How does love operate between Lord and Lady Capulet, Juliet, Nurse, and Tybalt in Romeo and Juliet by Shakespeare?

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These characters are all members of the Capulet family, so on the most basic level, familial love operates (well or poorly) between them. Lord and Lady Capulet are a loving man and wife. Juliet is their much beloved daughter. They are torn between protecting her, "She is not fourteen," and advancing her position and happiness in life: "[your] careful father, child; / ... / Hath sorted out a sudden day of joy [for you]." Nonetheless, their love cannot fathom Juliet's mysterious secret when on one day she is obedient, compliant and trusting, "I'll look to like, if looking liking move," and on the next, she is obstinate and recalcitrant, refusing her parent's wishes, though they know Juliet returns their love:

He shall not make me there a joyful bride.
when I do [marry] I swear,
It shall be Romeo, whom you know I hate,
Rather than Paris. (III.v)

Nurse, of course, is Juliet's nanny, her nurse from of old. Nurse has loved Juliet and raised her like she was her own. Juliet loves Nurse, trusting and depending upon her, which is what is to be expected from such a strong bond. As proofs, Juliet sends Nurse to learn Romeo's intentions for marriage, and Nurse is devastated by Juliet's seeming death after taking Friar Laurence's potent concoction:

Alas, alas! Help, help! my lady's dead!
O, well-a-day, that ever I was born! (IV.v)

Tybalt is Lady Capulet's nephew (some sources say Lord Capulet's nephew) and seems to live in the Capulet manor because (1) he is already at the party when the other guests arrive and (2) it was common practice in the Renaissance for relatives to live with wealthier ones. As Lady Capulet's nephew, Tybalt is subject to Lord Capulet's authority and command as we see at the party when Capulet commands Tybalt to leave Romeo alone and not to cause battle and bloodshed at the party:

Capulet. Content thee, gentle coz, let him alone.
    'A bears him like a portly gentleman,
Tybalt. I will withdraw; but this intrusion shall,
    Now seeming sweet, convert to bitt'rest gall. (I.v)

Yet there seems to be no love in Tybalt's heart for anyone. He seethes at Capulet for forcing him to leave Romeo in peace. He rushes against Benvolio refusing to believe Benvolio's assertion that he was trying to enforce the peace, not make war. Benvolio described him to Prince Escalus as having been vicious and seemingly without restraint.

Benvolio. The fiery Tybalt, with his sword prepar'd;
    Which, as he breath'd defiance to my ears,
    He swung about his head and cut the winds,

Shakespeare expects the audience/reader to trust Benvolio because there were laws against bearing false witness againstt another person, or lying about someone else's behavior or actions.  Since Benvolio does not lie to the Prince, the love within Tybalt's breast, if it is there, is fairly well disguised.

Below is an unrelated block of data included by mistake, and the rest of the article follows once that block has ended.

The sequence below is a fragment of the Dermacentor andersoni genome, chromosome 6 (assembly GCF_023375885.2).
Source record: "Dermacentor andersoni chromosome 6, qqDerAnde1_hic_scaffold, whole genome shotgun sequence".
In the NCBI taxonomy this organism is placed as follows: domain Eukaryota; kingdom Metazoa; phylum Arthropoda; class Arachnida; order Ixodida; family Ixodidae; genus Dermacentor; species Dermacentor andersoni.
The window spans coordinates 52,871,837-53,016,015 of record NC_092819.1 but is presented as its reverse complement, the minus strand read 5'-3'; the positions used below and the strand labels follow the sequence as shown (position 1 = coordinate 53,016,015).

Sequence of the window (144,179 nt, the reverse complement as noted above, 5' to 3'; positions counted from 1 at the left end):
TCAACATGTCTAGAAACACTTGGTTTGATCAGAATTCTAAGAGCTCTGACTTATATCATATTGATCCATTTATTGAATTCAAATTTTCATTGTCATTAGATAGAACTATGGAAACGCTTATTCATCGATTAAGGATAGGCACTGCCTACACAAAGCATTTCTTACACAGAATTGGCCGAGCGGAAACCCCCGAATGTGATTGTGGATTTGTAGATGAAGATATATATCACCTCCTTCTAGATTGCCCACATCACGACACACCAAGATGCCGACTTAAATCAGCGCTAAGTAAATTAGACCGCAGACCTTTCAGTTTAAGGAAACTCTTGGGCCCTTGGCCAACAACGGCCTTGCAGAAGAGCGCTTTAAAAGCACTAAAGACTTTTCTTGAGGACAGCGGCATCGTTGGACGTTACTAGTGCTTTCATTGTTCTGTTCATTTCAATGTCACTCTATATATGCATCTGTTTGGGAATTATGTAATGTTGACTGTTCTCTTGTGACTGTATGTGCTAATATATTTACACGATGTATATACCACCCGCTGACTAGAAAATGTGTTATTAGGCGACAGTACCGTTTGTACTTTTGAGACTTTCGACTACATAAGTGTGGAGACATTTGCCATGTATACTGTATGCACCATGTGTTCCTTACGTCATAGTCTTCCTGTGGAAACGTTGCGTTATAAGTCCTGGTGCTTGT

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The love between the members of the house of Capulet is as complex and dysfunctional as most families today.

While Lady Capulet is the picture of a devoted wife, her relationship with Lord Capulet can be interpreted a number of ways—as an abusive husband and his meek wife, as two social climbers who care less for affection and more for power, or as two people who do love each other but have no idea how to raise a child.

Both Lord and Lady Capulet have a complex relationship with Juliet. Lord Capulet appears to care about Juliet, insisting she is too young to marry, and though he appears strict with her after Tybalt's death, one can easily interpret this as his fear that the civil strife between his family and the Montagues will claim the life of his daughter next. His anger, while frightening, is more likely a sign that he is scared and unsure of how to handle his daughter's newfound backbone.

Lady Capulet seems less fond of her daughter. Their interactions are stilted and awkward, and one can easily imagine that Lady Capulet does not understand her daughter and is only too happy to hand her over to the Nurse. In fact, Lady Capulet seems to genuinely love her nephew Tybalt in a way she does not love Juliet, implying that perhaps Lady Capulet was disappointed she could not have given her husband a son.

Lord Capulet, on the other hand, does not seem to like Tybalt very much. He openly chastises him at the masquerade, and it is perhaps the chip on his shoulder about his place in the Capulet family that drives Tybalt to antagonize Mercutio.

Though we never directly see Juliet and Tybalt interact, we know that Juliet loves her cousin; after she learns that Romeo has killed him, she is torn between grieving for her cousin and standing by her husband's side. Ultimately, she takes the side of her husband.

The most loving relationship in this family is, oddly enough, between two people who are not related. Juliet and the Nurse are closer than anyone; it is the Nurse and no one else to whom Juliet confides her love for Romeo and her secret marriage. It is also the Nurse who urges Juliet to marry Paris, thinking that this will be the best option for Juliet.

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